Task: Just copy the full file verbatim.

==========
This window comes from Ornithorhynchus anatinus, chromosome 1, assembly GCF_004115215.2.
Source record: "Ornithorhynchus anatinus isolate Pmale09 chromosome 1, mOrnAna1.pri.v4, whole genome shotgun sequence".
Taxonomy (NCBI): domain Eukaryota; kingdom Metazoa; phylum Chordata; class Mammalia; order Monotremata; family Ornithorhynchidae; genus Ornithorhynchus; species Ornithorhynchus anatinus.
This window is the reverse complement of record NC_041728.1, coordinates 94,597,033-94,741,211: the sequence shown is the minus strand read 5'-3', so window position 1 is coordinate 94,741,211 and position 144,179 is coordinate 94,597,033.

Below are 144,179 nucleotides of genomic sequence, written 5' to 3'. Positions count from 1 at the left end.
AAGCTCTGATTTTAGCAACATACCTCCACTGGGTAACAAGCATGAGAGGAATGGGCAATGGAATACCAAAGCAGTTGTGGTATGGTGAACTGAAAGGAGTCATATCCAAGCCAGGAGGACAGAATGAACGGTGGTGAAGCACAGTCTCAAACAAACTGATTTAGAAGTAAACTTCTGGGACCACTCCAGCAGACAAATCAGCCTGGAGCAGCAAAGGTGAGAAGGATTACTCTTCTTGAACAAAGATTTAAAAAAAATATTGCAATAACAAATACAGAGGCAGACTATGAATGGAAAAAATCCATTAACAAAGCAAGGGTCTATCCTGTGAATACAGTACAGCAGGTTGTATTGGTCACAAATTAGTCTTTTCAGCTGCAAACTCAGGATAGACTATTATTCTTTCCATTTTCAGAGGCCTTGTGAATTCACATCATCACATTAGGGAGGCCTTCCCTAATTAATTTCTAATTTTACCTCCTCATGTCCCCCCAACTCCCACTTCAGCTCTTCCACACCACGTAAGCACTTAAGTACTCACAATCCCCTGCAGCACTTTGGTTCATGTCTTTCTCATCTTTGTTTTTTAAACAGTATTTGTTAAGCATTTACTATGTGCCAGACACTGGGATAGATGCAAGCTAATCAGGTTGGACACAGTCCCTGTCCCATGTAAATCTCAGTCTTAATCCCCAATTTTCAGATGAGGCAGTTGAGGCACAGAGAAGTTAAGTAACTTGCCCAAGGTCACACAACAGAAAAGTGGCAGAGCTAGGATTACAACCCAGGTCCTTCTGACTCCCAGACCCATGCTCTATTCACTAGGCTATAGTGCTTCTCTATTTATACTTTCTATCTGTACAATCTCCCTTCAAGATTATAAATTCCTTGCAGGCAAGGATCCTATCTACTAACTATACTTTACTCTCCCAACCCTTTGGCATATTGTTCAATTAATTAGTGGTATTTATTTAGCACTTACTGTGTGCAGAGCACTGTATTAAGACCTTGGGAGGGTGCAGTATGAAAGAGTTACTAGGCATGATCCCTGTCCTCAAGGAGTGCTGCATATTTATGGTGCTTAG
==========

This window comes from Ornithorhynchus anatinus, chromosome 1, assembly GCF_004115215.2.
Source record: "Ornithorhynchus anatinus isolate Pmale09 chromosome 1, mOrnAna1.pri.v4, whole genome shotgun sequence".
Taxonomy (NCBI): domain Eukaryota; kingdom Metazoa; phylum Chordata; class Mammalia; order Monotremata; family Ornithorhynchidae; genus Ornithorhynchus; species Ornithorhynchus anatinus.
This window is the reverse complement of record NC_041728.1, coordinates 94,597,033-94,741,211: the sequence shown is the minus strand read 5'-3', so window position 1 is coordinate 94,741,211 and position 144,179 is coordinate 94,597,033.

Below are 144,179 nucleotides of genomic sequence, written 5' to 3'. Positions count from 1 at the left end.
AAGCTCTGATTTTAGCAACATACCTCCACTGGGTAACAAGCATGAGAGGAATGGGCAATGGAATACCAAAGCAGTTGTGGTATGGTGAACTGAAAGGAGTCATATCCAAGCCAGGAGGACAGAATGAACGGTGGTGAAGCACAGTCTCAAACAAACTGATTTAGAAGTAAACTTCTGGGACCACTCCAGCAGACAAATCAGCCTGGAGCAGCAAAGGTGAGAAGGATTACTCTTCTTGAACAAAGATTTAAAAAAAATATTGCAATAACAAATACAGAGGCAGACTATGAATGGAAAAAATCCATTAACAAAGCAAGGGTCTATCCTGTGAATACAGTACAGCAGGTTGTATTGGTCACAAATTAGTCTTTTCAGCTGCAAACTCAGGATAGACTATTATTCTTTCCATTTTCAGAGGCCTTGTGAATTCACATCATCACATTAGGGAGGCCTTCCCTAATTAATTTCTAATTTTACCTCCTCATGTCCCCCCAACTCCCACTTCAGCTCTTCCACACCACGTAAGCACTTAAGTACTCACAATCCCCTGCAGCACTTTGGTTCATGTCTTTCTCATCTTTGTTTTTTAAACAGTATTTGTTAAGCATTTACTATGTGCCAGACACTGGGATAGATGCAAGCTAATCAGGTTGGACACAGTCCCTGTCCCATGTAAATCTCAGTCTTAATCCCCAATTTTCAGATGAGGCAGTTGAGGCACAGAGAAGTTAAGTAACTTGCCCAAGGTCACACAACAGAAAAGTGGCAGAGCTAGGATTACAACCCAGGTCCTTCTGACTCCCAGACCCATGCTCTATTCACTAGGCTATAGTGCTTCTCTATTTATACTTTCTATCTGTACAATCTCCCTTCAAGATTATAAATTCCTTGCAGGCAAGGATCCTATCTACTAACTATACTTTACTCTCCCAACCCTTTGGCATATTGTTCAATTAATTAGTGGTATTTATTTAGCACTTACTGTGTGCAGAGCACTGTATTAAGACCTTGGGAGGGTGCAGTATGAAAGAGTTACTAGGCATGATCCCTGTCCTCAAGGAGTGCTGCATATTTATGGTGCTTAG